By Mark Alpert
Writing fiction is a great way to share secrets. When a writer learns something remarkable — about relationships or human psychology or the nature of society — his or her natural impulse is to write about it. And the impulse is even stronger when the story involves something hidden, a secret place or event or phenomenon that the writer is dying to broadcast to everyone.
Well, I have something to share, something that should particularly appeal to the writers and readers of military thrillers. Last week I visited an abandoned nuclear missile silo in upstate New York. I’m not ready to put this juicy secret into a novel or write about it at length, so for now I’ll tell the story in pictures. The photo above shows the entrance to the silo, which is located in the Adirondack mountains, just a few miles north of the town of Lewis.
I learned about this secret place through my friend Brian Andrews, an author of military and science thrillers. (You should check out his novel RESET, it’s amazing!) In RESET, Brian wrote about a decommissioned missile silo that a survivalist had transformed into a doomsday bunker. He received a letter from a reader saying, “You got most of the details right, but not everything. Want to see the silo that I own?” Brian said yes, of course, and he offered me a chance to tag along.
Before I go any further, I need to provide a little Cold War history. In the late Fifties and early Sixties, America’s nuclear strategists were obsessed with the so-called “missile gap.” They were terrified that the Soviet Union would build so many intercontinental ballistic missiles that they could destroy our own ICBM forces before we could launch them. America’s earliest ICBM was the Atlas missile, whose engines were powered by liquid fuel — RP-1 (a highly refined form of kerosene) and liquid oxygen (LOX). Because oxygen won’t stay liquid unless it’s kept very cold, it couldn’t be stored indefinitely in the Atlas missile’s fuel tanks; the LOX had to be loaded into the rocket just before launch, a process that could take an hour or more. But a Russian ICBM could fly to targets in the U.S. in only 30 minutes, raising the possibility that the Soviets could launch a devastating first strike that would destroy the American missiles before they could be fired in retaliation.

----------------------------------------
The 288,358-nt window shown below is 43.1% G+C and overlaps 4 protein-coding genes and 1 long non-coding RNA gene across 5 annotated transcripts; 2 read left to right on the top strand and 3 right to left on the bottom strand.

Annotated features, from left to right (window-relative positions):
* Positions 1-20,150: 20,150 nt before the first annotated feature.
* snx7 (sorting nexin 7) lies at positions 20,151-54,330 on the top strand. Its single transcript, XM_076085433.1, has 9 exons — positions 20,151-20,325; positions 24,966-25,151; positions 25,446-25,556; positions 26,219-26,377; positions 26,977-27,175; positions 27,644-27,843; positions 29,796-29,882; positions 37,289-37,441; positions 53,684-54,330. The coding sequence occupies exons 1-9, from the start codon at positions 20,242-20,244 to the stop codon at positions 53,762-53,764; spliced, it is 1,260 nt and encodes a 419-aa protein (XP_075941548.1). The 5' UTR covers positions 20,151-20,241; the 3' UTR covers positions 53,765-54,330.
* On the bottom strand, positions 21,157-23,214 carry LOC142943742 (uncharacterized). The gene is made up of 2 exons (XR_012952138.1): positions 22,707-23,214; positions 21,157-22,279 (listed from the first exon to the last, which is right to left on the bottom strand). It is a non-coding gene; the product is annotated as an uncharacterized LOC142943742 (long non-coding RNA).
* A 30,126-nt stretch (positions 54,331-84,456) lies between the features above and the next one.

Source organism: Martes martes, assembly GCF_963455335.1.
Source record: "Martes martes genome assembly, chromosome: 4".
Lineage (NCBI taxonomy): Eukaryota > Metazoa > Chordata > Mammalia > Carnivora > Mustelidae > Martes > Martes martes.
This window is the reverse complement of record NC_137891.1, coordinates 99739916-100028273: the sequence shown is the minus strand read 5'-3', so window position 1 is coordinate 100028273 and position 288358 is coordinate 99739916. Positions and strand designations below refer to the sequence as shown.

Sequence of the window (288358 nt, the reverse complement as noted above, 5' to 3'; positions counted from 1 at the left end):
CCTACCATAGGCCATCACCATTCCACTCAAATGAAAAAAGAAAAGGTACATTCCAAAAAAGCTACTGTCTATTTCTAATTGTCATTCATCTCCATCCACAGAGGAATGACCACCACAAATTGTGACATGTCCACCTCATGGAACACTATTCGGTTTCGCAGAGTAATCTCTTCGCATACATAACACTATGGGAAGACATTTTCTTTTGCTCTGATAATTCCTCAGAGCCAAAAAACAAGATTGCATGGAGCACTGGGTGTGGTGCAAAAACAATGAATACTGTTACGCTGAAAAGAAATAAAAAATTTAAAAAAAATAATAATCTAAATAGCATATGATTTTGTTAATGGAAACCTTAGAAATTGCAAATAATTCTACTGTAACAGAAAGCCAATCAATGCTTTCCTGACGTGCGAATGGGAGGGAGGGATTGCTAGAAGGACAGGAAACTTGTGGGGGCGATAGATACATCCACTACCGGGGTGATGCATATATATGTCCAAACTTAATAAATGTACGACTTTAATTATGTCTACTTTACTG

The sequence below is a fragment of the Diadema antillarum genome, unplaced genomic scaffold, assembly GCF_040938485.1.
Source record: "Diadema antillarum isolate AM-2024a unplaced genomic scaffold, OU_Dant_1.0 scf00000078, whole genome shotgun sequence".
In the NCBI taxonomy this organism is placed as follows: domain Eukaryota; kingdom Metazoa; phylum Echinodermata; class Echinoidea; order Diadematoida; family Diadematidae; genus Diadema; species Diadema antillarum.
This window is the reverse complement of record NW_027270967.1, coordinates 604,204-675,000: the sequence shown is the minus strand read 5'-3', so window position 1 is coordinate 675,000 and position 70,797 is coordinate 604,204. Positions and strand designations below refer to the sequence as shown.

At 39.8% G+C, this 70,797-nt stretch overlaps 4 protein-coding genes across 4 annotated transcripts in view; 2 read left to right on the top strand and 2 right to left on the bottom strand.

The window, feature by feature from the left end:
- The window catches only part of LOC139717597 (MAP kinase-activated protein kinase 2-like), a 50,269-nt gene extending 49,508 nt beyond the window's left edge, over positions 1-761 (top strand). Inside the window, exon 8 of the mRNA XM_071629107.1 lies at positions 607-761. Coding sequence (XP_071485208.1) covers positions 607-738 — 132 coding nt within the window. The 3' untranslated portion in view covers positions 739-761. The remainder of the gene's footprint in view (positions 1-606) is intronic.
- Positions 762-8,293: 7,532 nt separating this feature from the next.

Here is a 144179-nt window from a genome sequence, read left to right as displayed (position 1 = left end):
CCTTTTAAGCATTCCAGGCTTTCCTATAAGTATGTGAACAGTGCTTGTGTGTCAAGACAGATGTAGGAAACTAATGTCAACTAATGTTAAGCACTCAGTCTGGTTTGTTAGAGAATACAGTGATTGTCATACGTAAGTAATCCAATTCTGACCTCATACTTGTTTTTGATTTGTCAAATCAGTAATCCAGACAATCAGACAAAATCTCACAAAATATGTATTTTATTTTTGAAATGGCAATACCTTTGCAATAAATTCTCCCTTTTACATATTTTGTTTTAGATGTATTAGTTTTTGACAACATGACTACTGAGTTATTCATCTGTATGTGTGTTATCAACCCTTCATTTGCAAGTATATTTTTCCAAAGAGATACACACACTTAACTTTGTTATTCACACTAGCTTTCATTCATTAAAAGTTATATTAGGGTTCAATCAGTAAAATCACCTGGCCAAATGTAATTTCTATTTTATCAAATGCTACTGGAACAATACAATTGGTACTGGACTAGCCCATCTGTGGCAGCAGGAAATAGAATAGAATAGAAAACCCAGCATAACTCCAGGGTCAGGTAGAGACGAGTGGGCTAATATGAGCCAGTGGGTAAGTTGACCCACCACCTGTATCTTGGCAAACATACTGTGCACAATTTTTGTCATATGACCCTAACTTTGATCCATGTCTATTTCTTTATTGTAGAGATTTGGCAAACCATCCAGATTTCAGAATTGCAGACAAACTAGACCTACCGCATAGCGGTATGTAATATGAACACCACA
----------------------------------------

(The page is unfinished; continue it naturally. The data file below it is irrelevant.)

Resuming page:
Our first response to this perceived crisis — as it later turned out, the missile gap was overexaggerated — was to throw more money into ICBM development and build a lot more nuclear missiles. But American strategists also reasoned that they could make our ICBM forces more survivable by placing the missiles in underground silos that were so robustly fortified that they could withstand the nearby explosion of a Soviet nuke. (The guidance systems on ICBMs were relatively primitive back then, so the missile might land more than a mile from its target.) So the most advanced versions of the Atlas ICBM — the Atlas-F — were deployed in silos more than a hundred feet deep, each lined with ten-foot-thick walls of steel-reinforced concrete. Each missile stood vertically on a steel cradle suspended from the silo’s walls; that way, the seismic shock from a nearby blast would rock the ICBM but not destroy it. If the missile survived the Soviet first strike, the massive clamshell doors at the top of the silo would open, and the Atlas-F would be raised to firing position.